Album Rating

Kendrick Lamar – Good Kid, M.A.A.D City (Album Review)

Lets start this review with a confession: When I first heard Kendrick Lamar, I wasn’t really feeling his style. I thought he sounded like yet another gimmicky rapper that tried to rap fast and s**t to mask his lack of content. But after listening to a couple of his ‘Section 80’ Mixtape songs, I began looking at him a bit differently (Dare I say I started to see him as the 21st century version of a prophet?). Yes, Kendrick touts the same skinny jeans and stylish hairstyles like the youth of today, but if you listen to his messages, they could be interpreted as perpetually satisfying. With all that being said, I do recommend listening to the album straight-forward without skipping a track, however, my job today is to find the best five tracks from it.


TOP 5


 5. MONEY TREES (5/5)

I love Kendrick’s flow on this track! It is careless, and extremely gangsta.

I feel like you are supposed to do some mobbin’ to this song, but at the same time, its smooth vibes will make you want to lay back and watch your homies do the mobbin’ on your behalf.

I think Jay Rock is one of the corniest yet decent rappers ever.

 

 

4. POETIC JUSTICE (5/5)

Ok kids, it’s trivia time! If I told you Kendrick Lamar has one track on this album that’s the softest, smoothest song of 2012, and it features a rapper, who would be the first one that comes to your mind? If you guessed Drake, then you are sadly correct.

I’m usually not a major fan of tracks like these, but I cannot deny that it is good music. Kendrick and Drake go back and forth on some playa s–t on it, trading bars that are sly & tough.

Janet’s soft/soothing voice on this song reminds me of baby lotion for some odd sexual reason.

 

 

3. SING ABOUT ME/DYING OF THIRST (5/5)

Steve Urkel’s on the chorus to this song, ya’ll!

Why doesn’t Kendrick use his regular voice on this tracl? If he did, it would probably be even more of a classic.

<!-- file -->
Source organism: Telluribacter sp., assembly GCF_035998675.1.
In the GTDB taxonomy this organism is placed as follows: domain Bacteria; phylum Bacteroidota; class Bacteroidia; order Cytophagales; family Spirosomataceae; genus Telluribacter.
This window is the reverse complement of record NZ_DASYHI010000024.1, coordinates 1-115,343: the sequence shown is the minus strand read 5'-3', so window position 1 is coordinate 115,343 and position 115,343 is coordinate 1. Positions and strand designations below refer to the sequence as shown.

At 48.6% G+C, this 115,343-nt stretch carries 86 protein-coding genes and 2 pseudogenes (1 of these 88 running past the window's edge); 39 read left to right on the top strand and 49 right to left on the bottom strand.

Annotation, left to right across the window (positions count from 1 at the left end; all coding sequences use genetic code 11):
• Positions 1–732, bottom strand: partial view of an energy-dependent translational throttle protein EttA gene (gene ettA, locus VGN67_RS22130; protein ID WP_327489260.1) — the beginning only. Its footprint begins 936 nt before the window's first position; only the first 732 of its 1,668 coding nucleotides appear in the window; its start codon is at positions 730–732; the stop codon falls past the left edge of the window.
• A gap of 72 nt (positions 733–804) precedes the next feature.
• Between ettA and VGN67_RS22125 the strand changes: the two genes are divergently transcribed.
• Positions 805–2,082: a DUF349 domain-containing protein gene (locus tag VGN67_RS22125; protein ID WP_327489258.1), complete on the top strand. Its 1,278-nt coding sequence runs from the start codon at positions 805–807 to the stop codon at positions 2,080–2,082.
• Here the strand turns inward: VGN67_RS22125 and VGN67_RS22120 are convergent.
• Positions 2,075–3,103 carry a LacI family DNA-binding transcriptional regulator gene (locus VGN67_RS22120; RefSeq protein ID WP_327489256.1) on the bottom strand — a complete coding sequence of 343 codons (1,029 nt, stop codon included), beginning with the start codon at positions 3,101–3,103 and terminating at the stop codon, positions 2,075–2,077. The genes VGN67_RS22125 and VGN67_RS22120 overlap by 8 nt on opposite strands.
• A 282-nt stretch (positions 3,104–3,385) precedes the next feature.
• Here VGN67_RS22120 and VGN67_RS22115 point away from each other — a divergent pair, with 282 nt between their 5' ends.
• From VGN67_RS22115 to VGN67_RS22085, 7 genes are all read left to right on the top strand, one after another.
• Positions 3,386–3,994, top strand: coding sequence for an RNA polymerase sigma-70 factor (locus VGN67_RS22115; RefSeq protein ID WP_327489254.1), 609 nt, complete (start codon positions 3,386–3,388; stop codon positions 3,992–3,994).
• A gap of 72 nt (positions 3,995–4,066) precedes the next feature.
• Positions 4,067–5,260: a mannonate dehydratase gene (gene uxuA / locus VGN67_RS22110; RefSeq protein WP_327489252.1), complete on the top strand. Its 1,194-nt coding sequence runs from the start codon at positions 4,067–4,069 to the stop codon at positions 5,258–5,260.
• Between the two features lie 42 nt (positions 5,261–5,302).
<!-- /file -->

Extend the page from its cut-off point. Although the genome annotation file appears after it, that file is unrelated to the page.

Kendrick’s flow and lyrical substance is perfect. This is the one song that makes you think Kendrick Lamar went to Nas’s school of rap. It’s heartfelt, it’s raw, it’s passionate.

I love Kendrick’s two point of views on this track! One is clearly Ricky from Boyz in the hood , and the other is definitely Black Chyna.

 

 

2. SWIMMING POOLS (5/5)

Everyone knows how I feel about this song, I feel like it talks to me. I am nowhere near an alcoholic, but I have alcoholic-like tendencies, so wishing that there was an actual swimming pool full of liquor is one of my alcoholic tendencies.

This song is unique because it sounds like a radio hit, but at the same time, it shows it’s dark side. If you think he’s actually trying to glamorize liquor, you need to think outside of the box.

 

 

1. BITCH DON’T KILL MY VIBE (5/5)

This song starts off kinda weird (Like On some martian s–t!), but once the beat drops, the nodding begins. It’s one of those smooth songs that you grab your drink, sit back and enjoy.

Don’t you like the approach he took on the track? Like a 1990’s pimp! A Young black Casey Jones from Teenage Mutant Ninja Turtles. You messin’ with my vibe, you messin’ with my life!


SONG BY SONG BREAKDOWN

1. SHERANE AKA MASTER SPLINTER’S DAUGHTER (4/5)

2. BITCH, DON’T KILL MY VIBE (5/5)

3. BACKSEAT FREESTYLE (4.9/5)

4. THE ART OF PEER PRESSURE (5/5)

5. MONEY TREES (5/5)

6. POETIC JUSTICE (5/5)

7. GOOD KID (3.9/5)

8. M.A.A.D. CITY (4.9/5)

9. SWIMMING POOLS (5/5)

10. SING ABOUT ME, DYING OF THIRST (5/5)

11. REAL (4/5)

12. COMPTON (4.5/5)


OVERALL RATING

(A)

 

How refreshing is it to have an artist who doesn’t have to feature the whole world on his album to make it good? Anyway, this album reads like a book: You have to listen to it from start to finish to fully gauge the amazing experience of it. Kendrick stayed consistent in his flow, his substance, and his approach. It’s an album that isn’t made to be marketed, it’s made to be heard by specific parties that are interested in the gloomy tales of a kid growing up in Compton.

This is not the type of album you blast in a car, it’s more like an album that you grab your earphones and do school work to.

This “Good Kid, M.A.A.D City” will go down as timeless. It will become the standard of how to make a storybook album.

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